by Lisa McGrimmon
Below, you'll find a career change resume sample that shows you how to highlight your most relevant skills and education when making a switch to a new career.
The resume is written in combination style, which is almost always the best choice for career changers because it allows you to highlight the skills most relevant to the new job and write about them in a way that shows how they are relevant to the new job even if you developed them in your previous career.
The combination format gives you a lot of flexibility to move information around on your resume so you can put the information that is most relevant to the new career at the top, where the employer will notice it immediately.
A chronological resume would highlight your past work experience, which is generally not what you want to do when you are changing careers. You want to highlight the skills you can bring to the new career, not your past jobs.
A functional resume is almost never a good choice for anyone in any situation because it is missing essential information, (your work history) and employers do no trust functional resumes.
The profile was used effectively to present this job seeker as a career counselor, and not a music teacher. It is honest, stating that she is a recent graduate of a career counseling program, and doesn't try to over-state her experience, but it still makes the employer think career counselor, and not music teacher at fist glance.
Skills Summary Written in Language of the New Career
Her skills (in the summary of skills section) are stated in a way that makes sense for the new job. Although some of those skills may have been developed when she worked as a music teacher, they are not phrased in a way that makes them too specific to her previous field.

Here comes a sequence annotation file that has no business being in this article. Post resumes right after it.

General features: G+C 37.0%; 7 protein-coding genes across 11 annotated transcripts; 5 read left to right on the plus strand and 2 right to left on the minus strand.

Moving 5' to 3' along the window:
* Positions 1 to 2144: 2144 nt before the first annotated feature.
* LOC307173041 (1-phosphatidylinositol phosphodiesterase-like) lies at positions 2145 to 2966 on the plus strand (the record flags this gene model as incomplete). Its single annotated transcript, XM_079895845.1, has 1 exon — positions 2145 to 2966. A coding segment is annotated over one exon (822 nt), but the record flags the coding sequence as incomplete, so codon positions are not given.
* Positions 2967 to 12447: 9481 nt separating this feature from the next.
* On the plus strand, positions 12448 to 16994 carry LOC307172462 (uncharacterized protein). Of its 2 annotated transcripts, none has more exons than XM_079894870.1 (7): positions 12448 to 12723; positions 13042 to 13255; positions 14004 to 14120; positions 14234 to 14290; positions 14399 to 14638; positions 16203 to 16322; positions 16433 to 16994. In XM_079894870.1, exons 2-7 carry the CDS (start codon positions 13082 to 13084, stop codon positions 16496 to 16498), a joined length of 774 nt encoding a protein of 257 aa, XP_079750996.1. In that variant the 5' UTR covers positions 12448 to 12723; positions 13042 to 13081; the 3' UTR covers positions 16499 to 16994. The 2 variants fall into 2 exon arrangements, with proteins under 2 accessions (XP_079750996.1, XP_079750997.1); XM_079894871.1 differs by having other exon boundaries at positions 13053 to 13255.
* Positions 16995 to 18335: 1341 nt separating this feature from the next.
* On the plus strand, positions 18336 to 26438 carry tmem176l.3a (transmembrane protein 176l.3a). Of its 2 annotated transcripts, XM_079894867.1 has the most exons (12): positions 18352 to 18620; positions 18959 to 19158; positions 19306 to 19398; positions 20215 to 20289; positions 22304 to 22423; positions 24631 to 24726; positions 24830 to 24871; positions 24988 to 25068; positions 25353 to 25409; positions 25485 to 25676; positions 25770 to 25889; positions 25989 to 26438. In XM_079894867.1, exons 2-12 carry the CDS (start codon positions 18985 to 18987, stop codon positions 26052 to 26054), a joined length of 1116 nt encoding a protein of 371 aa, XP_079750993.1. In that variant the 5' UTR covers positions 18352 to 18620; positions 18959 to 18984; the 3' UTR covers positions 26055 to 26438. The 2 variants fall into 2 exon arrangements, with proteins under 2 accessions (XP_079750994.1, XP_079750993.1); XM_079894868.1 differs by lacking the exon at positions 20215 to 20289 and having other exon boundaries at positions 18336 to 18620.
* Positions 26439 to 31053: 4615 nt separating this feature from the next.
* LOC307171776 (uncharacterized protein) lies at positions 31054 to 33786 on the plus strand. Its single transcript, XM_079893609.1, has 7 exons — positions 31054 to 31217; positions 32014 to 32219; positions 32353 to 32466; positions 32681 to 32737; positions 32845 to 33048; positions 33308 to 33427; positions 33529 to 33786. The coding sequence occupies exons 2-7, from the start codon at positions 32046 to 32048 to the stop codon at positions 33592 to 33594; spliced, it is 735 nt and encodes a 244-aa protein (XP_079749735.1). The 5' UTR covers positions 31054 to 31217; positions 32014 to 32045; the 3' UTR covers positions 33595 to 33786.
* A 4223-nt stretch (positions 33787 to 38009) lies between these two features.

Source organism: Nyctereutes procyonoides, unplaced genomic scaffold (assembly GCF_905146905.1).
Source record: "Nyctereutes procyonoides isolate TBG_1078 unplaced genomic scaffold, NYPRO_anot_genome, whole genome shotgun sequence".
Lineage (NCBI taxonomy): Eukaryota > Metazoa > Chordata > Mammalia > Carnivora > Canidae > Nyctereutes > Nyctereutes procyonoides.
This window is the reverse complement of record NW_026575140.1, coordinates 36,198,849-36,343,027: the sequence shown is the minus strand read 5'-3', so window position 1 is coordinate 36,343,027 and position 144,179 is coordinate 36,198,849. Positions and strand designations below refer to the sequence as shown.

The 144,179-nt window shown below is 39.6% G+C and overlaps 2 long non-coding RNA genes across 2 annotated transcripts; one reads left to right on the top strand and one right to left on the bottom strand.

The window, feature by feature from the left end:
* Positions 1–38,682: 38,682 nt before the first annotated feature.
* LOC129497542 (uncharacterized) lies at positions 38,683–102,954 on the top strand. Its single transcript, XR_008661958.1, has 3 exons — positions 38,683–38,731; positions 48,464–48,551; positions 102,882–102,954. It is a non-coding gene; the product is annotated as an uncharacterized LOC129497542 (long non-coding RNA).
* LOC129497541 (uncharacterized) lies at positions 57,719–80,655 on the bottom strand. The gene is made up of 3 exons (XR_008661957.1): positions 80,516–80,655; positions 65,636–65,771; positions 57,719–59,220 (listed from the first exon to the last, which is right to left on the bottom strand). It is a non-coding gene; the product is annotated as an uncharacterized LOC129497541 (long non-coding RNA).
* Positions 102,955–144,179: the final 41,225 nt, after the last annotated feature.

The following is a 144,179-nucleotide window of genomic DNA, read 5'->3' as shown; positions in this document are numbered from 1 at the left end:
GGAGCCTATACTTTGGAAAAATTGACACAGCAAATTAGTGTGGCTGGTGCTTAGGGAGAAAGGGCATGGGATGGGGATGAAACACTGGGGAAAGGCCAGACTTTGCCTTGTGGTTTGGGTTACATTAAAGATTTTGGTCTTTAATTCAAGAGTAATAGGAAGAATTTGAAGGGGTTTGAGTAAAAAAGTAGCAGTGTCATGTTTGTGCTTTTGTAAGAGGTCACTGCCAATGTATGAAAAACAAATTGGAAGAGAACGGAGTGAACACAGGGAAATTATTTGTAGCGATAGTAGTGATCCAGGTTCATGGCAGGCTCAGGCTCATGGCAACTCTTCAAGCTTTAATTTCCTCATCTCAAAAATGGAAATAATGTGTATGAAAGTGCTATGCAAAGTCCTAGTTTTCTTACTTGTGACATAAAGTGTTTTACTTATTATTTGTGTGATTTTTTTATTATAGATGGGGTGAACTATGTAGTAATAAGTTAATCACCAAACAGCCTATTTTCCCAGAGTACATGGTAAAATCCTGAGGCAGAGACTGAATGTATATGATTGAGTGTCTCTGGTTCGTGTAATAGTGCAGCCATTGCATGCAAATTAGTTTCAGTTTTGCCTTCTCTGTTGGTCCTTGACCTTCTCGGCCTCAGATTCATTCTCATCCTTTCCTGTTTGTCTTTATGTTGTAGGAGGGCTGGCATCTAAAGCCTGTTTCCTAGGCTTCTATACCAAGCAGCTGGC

Most Relevant Information First
You'll notice that all of the education has been included before the professional experience section because this job seeker has returned to school to make a career change, so her education is her greatest asset in the new field.
Putting education first allows this job seeker to include relevant internships near the beginning of the resume so the employer can quickly see that she does have some practical experience in the field.
More General with Less Relevant Information
Although this job seeker isn't looking for a teaching job, she has included all of her teaching work experience. It would be a huge mistake to omit this information because the employer might wonder what she is hiding by omitting her prior work experience.
Also, her teaching experience has allowed her to develop some skills that transfer well into her new profession, so it is helpful to include that experience while writing about it in more general terms that show how it is relevant to the new job.
If you're looking for a detailed, step by step guide for writing a resume, including what to do if you're making a career change, my book, The Resume Writing Guide can help. It will show you exactly how to highlight your experience to make the best possible impression on employers in whichever field of work you want to pursue.